Sen. Laurence Levitan, chairman of the Senate budget and tax committee, has asked Attorney General Stephen H. Sachs to issue an opinion that would exempt American Express Co.'s extended payment plan from state credit card fee laws.
Levitan said he asked Sachs for the ruling because it would allow American Express to charge customers an 18 percent interest rate on its extended payment plan instead of the 21 percent it now charges. American Express, which has more than 200,000 customers in Maryland, introduced the extended payment plan, for travel-related expenses only, last month. In 34 states, the interest rate under the plan is 18 percent; in Maryland, the District and 15 states the rate is 21 percent.
Maryland law prohibits a credit company from charging a membership fee, as American Express does, on an account that permits open-ended payments, in which the account does not have to be paid in full as long as the minimum monthly payment is made each month. Membership fees are permitted on close-ended accounts, such as American Express has maintained for years, where payment in full is due upon rendering of the bill.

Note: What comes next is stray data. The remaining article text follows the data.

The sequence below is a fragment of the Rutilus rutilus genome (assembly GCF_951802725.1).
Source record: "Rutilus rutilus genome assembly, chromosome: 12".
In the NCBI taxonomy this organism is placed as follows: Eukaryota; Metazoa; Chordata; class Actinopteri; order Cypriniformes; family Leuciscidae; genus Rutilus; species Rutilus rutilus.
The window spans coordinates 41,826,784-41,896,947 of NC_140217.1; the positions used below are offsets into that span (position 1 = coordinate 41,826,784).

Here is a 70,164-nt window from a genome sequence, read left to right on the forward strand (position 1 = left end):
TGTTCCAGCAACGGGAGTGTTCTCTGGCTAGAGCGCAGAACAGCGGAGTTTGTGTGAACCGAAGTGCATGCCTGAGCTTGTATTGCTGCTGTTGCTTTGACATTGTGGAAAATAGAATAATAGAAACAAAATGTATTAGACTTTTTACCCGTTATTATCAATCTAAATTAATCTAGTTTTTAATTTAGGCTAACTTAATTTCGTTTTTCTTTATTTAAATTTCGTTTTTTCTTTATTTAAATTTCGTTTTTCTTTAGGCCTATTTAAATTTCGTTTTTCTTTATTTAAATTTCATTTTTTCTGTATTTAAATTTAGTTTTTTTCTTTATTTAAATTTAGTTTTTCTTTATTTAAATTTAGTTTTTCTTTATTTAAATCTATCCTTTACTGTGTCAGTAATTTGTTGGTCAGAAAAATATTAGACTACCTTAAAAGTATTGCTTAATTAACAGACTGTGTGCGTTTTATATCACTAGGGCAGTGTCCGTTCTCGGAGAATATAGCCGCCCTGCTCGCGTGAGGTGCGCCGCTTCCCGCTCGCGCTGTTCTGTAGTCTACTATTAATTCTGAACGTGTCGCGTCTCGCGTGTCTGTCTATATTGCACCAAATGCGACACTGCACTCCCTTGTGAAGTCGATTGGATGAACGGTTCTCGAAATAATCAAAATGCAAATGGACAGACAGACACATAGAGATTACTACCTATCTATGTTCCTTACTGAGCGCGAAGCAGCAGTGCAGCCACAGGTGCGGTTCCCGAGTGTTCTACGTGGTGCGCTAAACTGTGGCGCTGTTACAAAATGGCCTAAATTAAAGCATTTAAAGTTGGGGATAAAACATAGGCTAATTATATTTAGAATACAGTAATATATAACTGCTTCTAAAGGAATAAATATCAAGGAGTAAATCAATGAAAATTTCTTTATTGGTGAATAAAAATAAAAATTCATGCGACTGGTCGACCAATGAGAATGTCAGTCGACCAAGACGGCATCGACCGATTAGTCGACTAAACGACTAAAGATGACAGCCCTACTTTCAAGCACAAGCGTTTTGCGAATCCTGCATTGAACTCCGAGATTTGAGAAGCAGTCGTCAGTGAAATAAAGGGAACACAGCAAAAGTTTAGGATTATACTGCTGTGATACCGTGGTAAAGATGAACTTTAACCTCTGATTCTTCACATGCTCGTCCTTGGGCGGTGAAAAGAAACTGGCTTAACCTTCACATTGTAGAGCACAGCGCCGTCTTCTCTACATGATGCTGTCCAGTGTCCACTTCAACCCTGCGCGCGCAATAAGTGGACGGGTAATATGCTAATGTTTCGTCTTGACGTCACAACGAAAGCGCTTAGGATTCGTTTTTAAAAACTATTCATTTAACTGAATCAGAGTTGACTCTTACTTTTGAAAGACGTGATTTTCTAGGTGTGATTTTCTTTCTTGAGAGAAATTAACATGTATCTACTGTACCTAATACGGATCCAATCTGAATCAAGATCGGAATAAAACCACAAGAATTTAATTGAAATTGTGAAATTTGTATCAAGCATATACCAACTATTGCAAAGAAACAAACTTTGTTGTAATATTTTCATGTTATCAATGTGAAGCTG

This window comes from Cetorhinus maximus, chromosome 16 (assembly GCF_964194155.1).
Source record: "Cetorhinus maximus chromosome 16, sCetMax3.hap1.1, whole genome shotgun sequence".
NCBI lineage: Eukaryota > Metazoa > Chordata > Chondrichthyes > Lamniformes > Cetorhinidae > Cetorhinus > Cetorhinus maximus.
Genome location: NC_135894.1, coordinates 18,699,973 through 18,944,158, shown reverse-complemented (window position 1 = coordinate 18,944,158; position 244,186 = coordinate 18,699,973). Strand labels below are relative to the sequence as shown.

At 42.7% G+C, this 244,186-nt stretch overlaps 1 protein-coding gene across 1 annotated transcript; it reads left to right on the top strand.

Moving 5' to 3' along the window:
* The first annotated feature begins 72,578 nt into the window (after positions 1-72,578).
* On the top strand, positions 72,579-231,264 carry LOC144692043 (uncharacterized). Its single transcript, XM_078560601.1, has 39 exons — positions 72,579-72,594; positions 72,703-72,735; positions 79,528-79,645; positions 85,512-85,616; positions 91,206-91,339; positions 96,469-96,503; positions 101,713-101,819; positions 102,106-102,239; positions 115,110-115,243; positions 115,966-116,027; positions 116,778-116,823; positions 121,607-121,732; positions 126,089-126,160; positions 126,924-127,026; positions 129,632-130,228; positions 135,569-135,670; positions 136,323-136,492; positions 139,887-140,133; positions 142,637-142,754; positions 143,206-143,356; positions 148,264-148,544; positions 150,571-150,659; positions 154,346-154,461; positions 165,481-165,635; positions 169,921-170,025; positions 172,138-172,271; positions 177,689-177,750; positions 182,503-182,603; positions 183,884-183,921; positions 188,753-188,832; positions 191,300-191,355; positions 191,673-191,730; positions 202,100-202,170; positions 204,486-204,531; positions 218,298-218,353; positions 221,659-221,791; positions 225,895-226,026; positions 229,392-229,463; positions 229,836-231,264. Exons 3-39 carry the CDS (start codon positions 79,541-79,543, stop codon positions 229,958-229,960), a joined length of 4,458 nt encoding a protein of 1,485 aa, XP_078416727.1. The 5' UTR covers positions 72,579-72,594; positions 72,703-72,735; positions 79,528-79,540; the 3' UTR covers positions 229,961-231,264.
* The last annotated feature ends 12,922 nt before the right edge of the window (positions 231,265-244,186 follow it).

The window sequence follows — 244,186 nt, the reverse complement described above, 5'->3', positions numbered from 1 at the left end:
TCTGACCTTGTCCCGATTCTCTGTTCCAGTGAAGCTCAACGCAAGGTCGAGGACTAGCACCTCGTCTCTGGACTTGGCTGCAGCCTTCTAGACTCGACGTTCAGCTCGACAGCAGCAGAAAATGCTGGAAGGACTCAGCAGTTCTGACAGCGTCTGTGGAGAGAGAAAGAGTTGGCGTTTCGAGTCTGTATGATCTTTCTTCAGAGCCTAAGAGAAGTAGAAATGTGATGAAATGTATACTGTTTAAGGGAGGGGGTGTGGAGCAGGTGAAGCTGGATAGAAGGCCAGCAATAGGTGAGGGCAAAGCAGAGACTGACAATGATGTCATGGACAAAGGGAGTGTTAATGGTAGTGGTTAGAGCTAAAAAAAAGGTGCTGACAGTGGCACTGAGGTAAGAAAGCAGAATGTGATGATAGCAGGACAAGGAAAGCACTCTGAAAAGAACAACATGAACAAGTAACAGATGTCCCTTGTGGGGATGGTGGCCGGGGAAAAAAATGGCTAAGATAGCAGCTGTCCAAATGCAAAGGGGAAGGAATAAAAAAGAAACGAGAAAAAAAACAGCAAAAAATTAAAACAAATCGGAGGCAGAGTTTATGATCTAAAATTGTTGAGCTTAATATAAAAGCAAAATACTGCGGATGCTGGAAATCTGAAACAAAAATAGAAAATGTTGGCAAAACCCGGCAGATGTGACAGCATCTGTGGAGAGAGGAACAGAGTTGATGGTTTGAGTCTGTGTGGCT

Levitan wants Sachs to rule that because the travel plan, which is open-ended, is only a small part of the business done by American Express, it is not affected by the state law. If that is done, Levitan says, American Express would be willing to deal directly with its customers without fear of violating Maryland law and would charge the 18 percent interest rate.
As it is now, American Express farms out its extended payment plan to a California bank, which has set the interest rate at 21 percent. Recently, Maine, which has credit laws similar to Maryland, issued an opinion exempting the American Express travel program from its laws, and based on that the company agreed to deal directly with customers in the state and charge 18 percent interest.
Levitan has introduced legislation that would require American Express to lower its charge to 18 percent, but he said that if Sachs will issue an opinion similar to Maine's, he will withdraw his bill.
"The American Express people tell me this can be solved without legislation and that's fine with me," Levitan said. "The point is to get the consumers the lower interest rate one way or the other."
Sachs, who received the request today, said he could not speculate yet on what his ruling would be.
If Sachs does not issue the opinion, American Express customers will have two other chances to get the lower interest rate, through Levitan's bill and through legislation supported by Gov. Harry Hughes that would legalize credit card fees in the state.